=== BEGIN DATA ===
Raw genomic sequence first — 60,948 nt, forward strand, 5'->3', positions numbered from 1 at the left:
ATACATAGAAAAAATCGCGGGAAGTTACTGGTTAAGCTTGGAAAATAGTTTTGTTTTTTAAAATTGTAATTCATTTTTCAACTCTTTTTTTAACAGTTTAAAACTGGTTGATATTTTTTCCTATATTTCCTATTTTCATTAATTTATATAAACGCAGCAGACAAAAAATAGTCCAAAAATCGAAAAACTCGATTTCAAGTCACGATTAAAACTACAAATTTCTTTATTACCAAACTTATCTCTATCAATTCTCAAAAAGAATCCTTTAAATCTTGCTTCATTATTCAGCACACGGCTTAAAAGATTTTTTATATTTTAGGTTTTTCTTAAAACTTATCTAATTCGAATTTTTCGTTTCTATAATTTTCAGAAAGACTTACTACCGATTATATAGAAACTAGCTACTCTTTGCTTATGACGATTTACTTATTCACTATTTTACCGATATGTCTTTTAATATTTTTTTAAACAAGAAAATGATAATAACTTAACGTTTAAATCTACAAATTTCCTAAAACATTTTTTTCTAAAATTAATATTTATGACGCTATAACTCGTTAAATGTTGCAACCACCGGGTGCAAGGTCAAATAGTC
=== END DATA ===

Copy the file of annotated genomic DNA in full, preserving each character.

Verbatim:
Raw genomic sequence first — 60,948 nt, forward strand, 5'->3', positions numbered from 1 at the left:
ATACATAGAAAAAATCGCGGGAAGTTACTGGTTAAGCTTGGAAAATAGTTTTGTTTTTTAAAATTGTAATTCATTTTTCAACTCTTTTTTTAACAGTTTAAAACTGGTTGATATTTTTTCCTATATTTCCTATTTTCATTAATTTATATAAACGCAGCAGACAAAAAATAGTCCAAAAATCGAAAAACTCGATTTCAAGTCACGATTAAAACTACAAATTTCTTTATTACCAAACTTATCTCTATCAATTCTCAAAAAGAATCCTTTAAATCTTGCTTCATTATTCAGCACACGGCTTAAAAGATTTTTTATATTTTAGGTTTTTCTTAAAACTTATCTAATTCGAATTTTTCGTTTCTATAATTTTCAGAAAGACTTACTACCGATTATATAGAAACTAGCTACTCTTTGCTTATGACGATTTACTTATTCACTATTTTACCGATATGTCTTTTAATATTTTTTTAAACAAGAAAATGATAATAACTTAACGTTTAAATCTACAAATTTCCTAAAACATTTTTTTCTAAAATTAATATTTATGACGCTATAACTCGTTAAATGTTGCAACCACCGGGTGCAAGGTCAAATAGTC